Wisconsin has become the first state to pass a law preempting local laws providing family and medical leave. Governor Scott Walker said the state needs to avoid a “patchwork” of different leave requirements in different parts of the state. Noting that “the provision of family and medical leave is a matter of statewide concern,” the law states that the enactment of any law providing such leave, whether paid or unpaid, by a city, village, town, or county would be “logically inconsistent with, would defeat the purpose of, and would go against the spirit of” that statewide concern. The statute voids Milwaukee’s Paid Sick Leave Ordinance, which allowed full time employees to accrue up to nine paid sick days per year.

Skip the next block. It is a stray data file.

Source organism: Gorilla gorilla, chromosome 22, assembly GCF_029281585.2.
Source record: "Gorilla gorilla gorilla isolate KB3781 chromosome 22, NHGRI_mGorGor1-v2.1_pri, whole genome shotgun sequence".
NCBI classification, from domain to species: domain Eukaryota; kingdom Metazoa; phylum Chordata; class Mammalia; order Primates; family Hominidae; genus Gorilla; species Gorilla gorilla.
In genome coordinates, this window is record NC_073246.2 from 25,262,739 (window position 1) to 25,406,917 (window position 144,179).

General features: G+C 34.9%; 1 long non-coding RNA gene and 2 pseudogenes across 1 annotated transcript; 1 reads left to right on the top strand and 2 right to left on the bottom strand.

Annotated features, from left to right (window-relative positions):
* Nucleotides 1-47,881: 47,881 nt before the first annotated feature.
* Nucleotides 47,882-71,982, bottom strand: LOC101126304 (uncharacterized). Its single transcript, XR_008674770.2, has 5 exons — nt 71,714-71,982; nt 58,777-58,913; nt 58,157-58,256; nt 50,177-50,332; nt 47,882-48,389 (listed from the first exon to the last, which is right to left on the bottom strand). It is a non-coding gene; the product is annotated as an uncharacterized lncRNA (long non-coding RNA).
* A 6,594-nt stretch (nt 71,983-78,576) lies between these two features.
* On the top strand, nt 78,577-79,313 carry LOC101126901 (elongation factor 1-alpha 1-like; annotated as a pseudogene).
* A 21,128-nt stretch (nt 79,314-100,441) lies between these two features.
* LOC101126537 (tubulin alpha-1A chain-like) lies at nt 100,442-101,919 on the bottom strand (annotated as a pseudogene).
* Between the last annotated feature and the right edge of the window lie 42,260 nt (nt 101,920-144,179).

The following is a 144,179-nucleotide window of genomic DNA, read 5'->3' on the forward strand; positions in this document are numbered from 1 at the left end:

The Wisconsin Family and Medical Leave Act provides eligible employees up to six weeks of leave on the birth or adoption of a child, two weeks to care for a parent, child or spouse with a serious health condition and two weeks for the employee’s serious health condition. While the leave is unpaid, an employee may elect to substitute any accrued paid leave.

Only San Francisco and Washington, D.C. require employers to provide paid sick days, although Denver, Seattle and Philadelphia are considering similar bills. A Connecticut bill requiring paid sick leave has passed the legislative Appropriations Committee and is awaiting action in the Senate.